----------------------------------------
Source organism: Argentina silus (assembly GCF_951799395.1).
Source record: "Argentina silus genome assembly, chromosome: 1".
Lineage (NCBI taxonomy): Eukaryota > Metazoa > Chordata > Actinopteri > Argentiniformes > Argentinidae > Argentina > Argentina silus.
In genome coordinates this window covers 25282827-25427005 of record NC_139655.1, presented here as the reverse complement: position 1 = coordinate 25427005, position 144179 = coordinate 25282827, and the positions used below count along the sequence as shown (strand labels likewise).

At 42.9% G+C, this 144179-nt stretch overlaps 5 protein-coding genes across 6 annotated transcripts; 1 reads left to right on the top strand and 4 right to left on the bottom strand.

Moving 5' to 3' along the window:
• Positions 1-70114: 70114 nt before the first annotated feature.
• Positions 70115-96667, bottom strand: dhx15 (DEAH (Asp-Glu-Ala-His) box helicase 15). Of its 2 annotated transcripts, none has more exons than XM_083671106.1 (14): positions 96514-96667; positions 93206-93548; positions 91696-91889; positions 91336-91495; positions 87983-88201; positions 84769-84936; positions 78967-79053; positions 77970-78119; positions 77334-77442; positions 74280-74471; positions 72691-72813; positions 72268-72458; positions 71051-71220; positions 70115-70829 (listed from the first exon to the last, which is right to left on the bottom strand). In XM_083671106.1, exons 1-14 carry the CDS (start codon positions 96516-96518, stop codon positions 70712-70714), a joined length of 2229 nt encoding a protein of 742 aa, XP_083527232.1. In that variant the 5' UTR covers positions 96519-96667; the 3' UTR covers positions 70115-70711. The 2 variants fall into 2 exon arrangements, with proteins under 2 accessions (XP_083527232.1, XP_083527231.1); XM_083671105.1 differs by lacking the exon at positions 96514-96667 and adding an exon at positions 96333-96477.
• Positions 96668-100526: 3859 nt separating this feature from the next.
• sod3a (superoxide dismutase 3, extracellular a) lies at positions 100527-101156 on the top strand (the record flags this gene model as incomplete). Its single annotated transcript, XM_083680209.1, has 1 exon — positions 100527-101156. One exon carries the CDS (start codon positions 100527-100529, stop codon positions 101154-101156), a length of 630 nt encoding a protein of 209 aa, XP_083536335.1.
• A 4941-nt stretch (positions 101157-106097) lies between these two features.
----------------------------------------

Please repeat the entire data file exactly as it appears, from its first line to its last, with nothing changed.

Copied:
Source organism: Argentina silus (assembly GCF_951799395.1).
Source record: "Argentina silus genome assembly, chromosome: 1".
Lineage (NCBI taxonomy): Eukaryota > Metazoa > Chordata > Actinopteri > Argentiniformes > Argentinidae > Argentina > Argentina silus.
In genome coordinates this window covers 25282827-25427005 of record NC_139655.1, presented here as the reverse complement: position 1 = coordinate 25427005, position 144179 = coordinate 25282827, and the positions used below count along the sequence as shown (strand labels likewise).

At 42.9% G+C, this 144179-nt stretch overlaps 5 protein-coding genes across 6 annotated transcripts; 1 reads left to right on the top strand and 4 right to left on the bottom strand.

Moving 5' to 3' along the window:
• Positions 1-70114: 70114 nt before the first annotated feature.
• Positions 70115-96667, bottom strand: dhx15 (DEAH (Asp-Glu-Ala-His) box helicase 15). Of its 2 annotated transcripts, none has more exons than XM_083671106.1 (14): positions 96514-96667; positions 93206-93548; positions 91696-91889; positions 91336-91495; positions 87983-88201; positions 84769-84936; positions 78967-79053; positions 77970-78119; positions 77334-77442; positions 74280-74471; positions 72691-72813; positions 72268-72458; positions 71051-71220; positions 70115-70829 (listed from the first exon to the last, which is right to left on the bottom strand). In XM_083671106.1, exons 1-14 carry the CDS (start codon positions 96516-96518, stop codon positions 70712-70714), a joined length of 2229 nt encoding a protein of 742 aa, XP_083527232.1. In that variant the 5' UTR covers positions 96519-96667; the 3' UTR covers positions 70115-70711. The 2 variants fall into 2 exon arrangements, with proteins under 2 accessions (XP_083527232.1, XP_083527231.1); XM_083671105.1 differs by lacking the exon at positions 96514-96667 and adding an exon at positions 96333-96477.
• Positions 96668-100526: 3859 nt separating this feature from the next.
• sod3a (superoxide dismutase 3, extracellular a) lies at positions 100527-101156 on the top strand (the record flags this gene model as incomplete). Its single annotated transcript, XM_083680209.1, has 1 exon — positions 100527-101156. One exon carries the CDS (start codon positions 100527-100529, stop codon positions 101154-101156), a length of 630 nt encoding a protein of 209 aa, XP_083536335.1.
• A 4941-nt stretch (positions 101157-106097) lies between these two features.